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Video: Thunder helped us say farewell to Silver Birch String Quartet

After 12 years and more than 400 shows, classical quartet is putting down their bows
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Over the past 12 years, Sudbury's Silver Birch String Quartet has presented more than 400 concerts across the country, and released two albums. But with two of its members moving away this month, the quartet is disbanding.

If you'd like to catch the group's last performance, you can do so tonight starting at 7 p.m. at The Brewer Lofts Cathedral (that's in the old Northern Breweries building off of Lorne Street). 

Tickets, which cost $25 each, are available by RSVP only. Admission to “This is (not) an Art Show” also features art installations by Henry and Jeremy, and includes some “delicious offerings” from Stack Brewing. Email cathedral@thebrewerlofts.com.

The Silver Birch String Quartet was formed in 2004 after the Sudbury Symphony Orchestra expanded its slate of full-time musicians to include two violinists, a violist and a cellist.

Because those are the instruments needed to form a string quartet, the musicians decided to put together their own group.

Violinist Christian Robinson and cellist Alexandra Lee have belonged to the group for its entire history, while violinist Geoff McCausland joined its current incarnation nine years ago and violist Jane Russell seven years ago.

But Robinson has a new job with the Regina Symphony Orchestra, and he's leaving for Saskatchewan next week. 

Russell's husband has a new job as an administrator with the Banff Centre for the Arts, so she's relocating along with him, also next week. 

The violist said she doesn't have any career plans yet, but is looking forward to being closer to her family, most of whom live in Calgary and Vancouver.

While the quartet began playing together as young men and women, life has changed for them all, as it has a funny way of doing. Lee now has two young children, while Robinson has one, and Russell was recently married.

The members of Silver Birch are very much like siblings — they tease McCausland about the time his pants ripped before he went on stage, as well as when his chair broke, causing an injury to a sensitive area of his anatomy.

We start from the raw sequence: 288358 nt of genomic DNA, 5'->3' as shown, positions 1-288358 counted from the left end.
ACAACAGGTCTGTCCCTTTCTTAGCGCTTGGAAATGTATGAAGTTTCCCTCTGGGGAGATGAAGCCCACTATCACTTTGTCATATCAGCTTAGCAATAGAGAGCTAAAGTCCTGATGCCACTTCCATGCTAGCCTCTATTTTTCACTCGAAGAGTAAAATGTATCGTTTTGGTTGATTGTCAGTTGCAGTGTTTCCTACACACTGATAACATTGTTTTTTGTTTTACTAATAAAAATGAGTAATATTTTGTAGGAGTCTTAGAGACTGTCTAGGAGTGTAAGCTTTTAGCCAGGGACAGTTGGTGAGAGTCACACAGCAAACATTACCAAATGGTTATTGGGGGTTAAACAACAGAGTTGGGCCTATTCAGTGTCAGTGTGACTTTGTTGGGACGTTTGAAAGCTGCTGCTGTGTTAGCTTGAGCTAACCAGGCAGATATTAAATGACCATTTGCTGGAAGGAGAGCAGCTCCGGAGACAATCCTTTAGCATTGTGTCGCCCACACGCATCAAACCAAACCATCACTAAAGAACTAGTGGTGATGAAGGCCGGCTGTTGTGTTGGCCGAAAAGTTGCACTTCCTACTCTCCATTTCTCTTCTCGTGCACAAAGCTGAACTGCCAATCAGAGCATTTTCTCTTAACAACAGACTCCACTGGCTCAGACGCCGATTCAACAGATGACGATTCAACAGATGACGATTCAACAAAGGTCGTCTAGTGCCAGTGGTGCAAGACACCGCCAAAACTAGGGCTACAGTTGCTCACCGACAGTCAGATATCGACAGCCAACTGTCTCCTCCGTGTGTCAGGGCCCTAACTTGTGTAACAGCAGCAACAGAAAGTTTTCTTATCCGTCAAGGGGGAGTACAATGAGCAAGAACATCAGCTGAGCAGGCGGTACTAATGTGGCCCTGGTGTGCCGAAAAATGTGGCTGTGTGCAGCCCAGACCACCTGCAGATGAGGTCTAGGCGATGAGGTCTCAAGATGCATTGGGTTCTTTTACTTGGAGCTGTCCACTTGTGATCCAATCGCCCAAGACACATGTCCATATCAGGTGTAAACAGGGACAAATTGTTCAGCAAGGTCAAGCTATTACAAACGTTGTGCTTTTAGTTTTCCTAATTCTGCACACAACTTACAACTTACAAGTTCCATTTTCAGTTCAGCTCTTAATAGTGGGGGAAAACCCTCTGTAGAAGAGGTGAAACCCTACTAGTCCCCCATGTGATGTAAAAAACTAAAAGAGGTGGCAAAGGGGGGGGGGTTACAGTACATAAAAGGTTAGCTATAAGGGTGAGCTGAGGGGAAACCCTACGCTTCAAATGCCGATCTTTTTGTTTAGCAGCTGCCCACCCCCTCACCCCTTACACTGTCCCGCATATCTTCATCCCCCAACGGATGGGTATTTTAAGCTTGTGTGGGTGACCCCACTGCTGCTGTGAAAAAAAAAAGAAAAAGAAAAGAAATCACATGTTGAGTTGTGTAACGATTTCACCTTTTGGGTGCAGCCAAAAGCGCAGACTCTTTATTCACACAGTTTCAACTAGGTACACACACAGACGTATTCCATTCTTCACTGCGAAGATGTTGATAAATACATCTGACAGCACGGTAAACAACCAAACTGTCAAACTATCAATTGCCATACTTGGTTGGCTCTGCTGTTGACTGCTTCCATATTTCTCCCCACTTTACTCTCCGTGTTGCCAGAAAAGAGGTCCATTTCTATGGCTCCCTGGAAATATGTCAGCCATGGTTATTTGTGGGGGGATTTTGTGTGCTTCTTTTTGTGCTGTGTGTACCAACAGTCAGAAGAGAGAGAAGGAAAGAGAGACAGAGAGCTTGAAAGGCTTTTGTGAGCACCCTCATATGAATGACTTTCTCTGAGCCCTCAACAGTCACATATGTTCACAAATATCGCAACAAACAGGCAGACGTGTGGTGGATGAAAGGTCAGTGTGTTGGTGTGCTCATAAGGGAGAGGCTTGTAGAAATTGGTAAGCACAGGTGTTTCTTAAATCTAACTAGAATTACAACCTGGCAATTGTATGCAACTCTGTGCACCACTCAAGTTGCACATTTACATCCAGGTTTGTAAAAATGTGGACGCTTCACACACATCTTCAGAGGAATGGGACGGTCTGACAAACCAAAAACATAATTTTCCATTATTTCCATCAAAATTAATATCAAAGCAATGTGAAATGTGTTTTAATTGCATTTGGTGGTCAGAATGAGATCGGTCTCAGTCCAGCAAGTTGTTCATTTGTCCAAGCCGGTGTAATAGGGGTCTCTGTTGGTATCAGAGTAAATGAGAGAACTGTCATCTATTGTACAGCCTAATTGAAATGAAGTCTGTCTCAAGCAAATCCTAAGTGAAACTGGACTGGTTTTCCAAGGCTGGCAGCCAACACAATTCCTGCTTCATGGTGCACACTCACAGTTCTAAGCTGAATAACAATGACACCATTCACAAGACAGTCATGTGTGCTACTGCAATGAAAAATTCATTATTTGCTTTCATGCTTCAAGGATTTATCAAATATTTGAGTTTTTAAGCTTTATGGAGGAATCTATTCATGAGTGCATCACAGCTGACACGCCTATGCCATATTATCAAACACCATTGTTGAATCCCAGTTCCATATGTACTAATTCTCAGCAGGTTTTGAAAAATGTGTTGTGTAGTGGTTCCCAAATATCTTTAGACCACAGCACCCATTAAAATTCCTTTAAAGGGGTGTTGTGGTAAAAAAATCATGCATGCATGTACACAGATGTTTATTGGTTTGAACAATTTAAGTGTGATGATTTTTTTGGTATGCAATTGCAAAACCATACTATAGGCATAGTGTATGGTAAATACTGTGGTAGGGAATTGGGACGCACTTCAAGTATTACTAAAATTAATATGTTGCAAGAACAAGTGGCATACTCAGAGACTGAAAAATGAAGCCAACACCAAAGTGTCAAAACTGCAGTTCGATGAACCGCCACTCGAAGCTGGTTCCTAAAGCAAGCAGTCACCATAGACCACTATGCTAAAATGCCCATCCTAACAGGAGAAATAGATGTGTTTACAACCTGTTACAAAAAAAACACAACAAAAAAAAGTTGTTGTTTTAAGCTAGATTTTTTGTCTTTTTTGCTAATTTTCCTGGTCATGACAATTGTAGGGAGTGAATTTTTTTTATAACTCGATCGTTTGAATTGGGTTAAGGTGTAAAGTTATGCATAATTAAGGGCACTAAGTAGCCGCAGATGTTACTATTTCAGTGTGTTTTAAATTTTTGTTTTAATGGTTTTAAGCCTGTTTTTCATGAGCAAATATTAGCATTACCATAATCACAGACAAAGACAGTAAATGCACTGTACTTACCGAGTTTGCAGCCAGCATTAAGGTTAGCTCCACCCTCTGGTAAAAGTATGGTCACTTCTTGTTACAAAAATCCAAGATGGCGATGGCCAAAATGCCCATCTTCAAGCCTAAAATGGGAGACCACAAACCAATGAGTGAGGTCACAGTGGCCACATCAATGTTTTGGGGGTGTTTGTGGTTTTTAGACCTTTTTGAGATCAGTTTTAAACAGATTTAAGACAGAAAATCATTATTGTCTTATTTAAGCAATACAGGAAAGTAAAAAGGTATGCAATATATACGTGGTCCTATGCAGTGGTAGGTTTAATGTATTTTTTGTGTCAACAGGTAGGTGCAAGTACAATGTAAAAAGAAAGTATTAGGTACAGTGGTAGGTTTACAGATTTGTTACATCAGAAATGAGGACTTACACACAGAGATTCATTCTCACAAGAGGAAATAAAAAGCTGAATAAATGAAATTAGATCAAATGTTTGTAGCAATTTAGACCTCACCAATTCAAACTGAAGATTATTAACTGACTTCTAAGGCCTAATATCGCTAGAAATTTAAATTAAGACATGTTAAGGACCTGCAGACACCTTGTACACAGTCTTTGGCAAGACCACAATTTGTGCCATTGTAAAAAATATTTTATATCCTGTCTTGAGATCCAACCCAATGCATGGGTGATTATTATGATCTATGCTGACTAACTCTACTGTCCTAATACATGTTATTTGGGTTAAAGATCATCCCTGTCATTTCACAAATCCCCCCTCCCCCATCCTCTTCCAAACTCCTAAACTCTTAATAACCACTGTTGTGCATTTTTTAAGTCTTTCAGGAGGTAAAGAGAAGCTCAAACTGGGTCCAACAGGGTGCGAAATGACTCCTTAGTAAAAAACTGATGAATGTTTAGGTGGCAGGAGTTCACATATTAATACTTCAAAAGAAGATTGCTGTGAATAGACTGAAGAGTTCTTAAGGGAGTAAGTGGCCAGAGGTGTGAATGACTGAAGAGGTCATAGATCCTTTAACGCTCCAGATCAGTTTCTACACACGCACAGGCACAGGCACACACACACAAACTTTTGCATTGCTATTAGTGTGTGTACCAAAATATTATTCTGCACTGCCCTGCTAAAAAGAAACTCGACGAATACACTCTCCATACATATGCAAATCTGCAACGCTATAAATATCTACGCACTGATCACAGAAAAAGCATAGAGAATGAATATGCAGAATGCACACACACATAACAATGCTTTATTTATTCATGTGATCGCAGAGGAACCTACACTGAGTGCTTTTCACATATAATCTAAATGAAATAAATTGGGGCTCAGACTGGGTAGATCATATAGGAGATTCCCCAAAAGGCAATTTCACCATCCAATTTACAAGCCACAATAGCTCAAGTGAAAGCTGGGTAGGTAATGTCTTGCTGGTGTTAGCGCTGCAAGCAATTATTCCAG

The group's disbandment holds some sadness for its members, but also the promise of new beginnings.

“The quartet has sort of shaped me over the last 12 years,” said Lee.

“It's been the source of some of the most satisfying artistic experiences I've ever had, and it's also been something I invested a lot of my creative energy into. 

“It's a huge part of who I am right now, and thanks to these guys. They shaped me. I hoped I shaped them.”

The musicians have been involved in many interesting projects. 

Inspired by Russell's 13-year-old nephew Calvin, who has autism, the quartet put on a sensory friendly concert this past spring for those with developmental disabilities.

They were also the string quartet in residence at Laurentian University, using music as a teaching tool.

Their first album, “Silverbirch,” was a collaboration with Montreal-based jazz pianist John Roney, for which they received a 2010 Juno nomination and two Félix Awards in the province of Quebec.

Their second album, “L'Errance,” released two years ago, was a recording of the chamber music of Sudbury composer Robert Lemay.

Although the group is disbanding, they hope to get together now and then for special projects.

Robinson said he wants to thank Sudbury for embracing the quartet.

“Thank you to this city for taking a chance and supporting your own string quartet, in a city that didn't have that tradition here before,” he said.

“I'm proud we did that here. It shows this music is still relevant and vital and worth listening to.”

As a goodbye to the quartet, Sudbury.com filmed the group performing Thursday as thunder boomed in the sky. They were great sports, as the skies were about to open up with a thunderstorm as the cameras rolled. Click above to give it a listen.
 




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Heidi Ulrichsen

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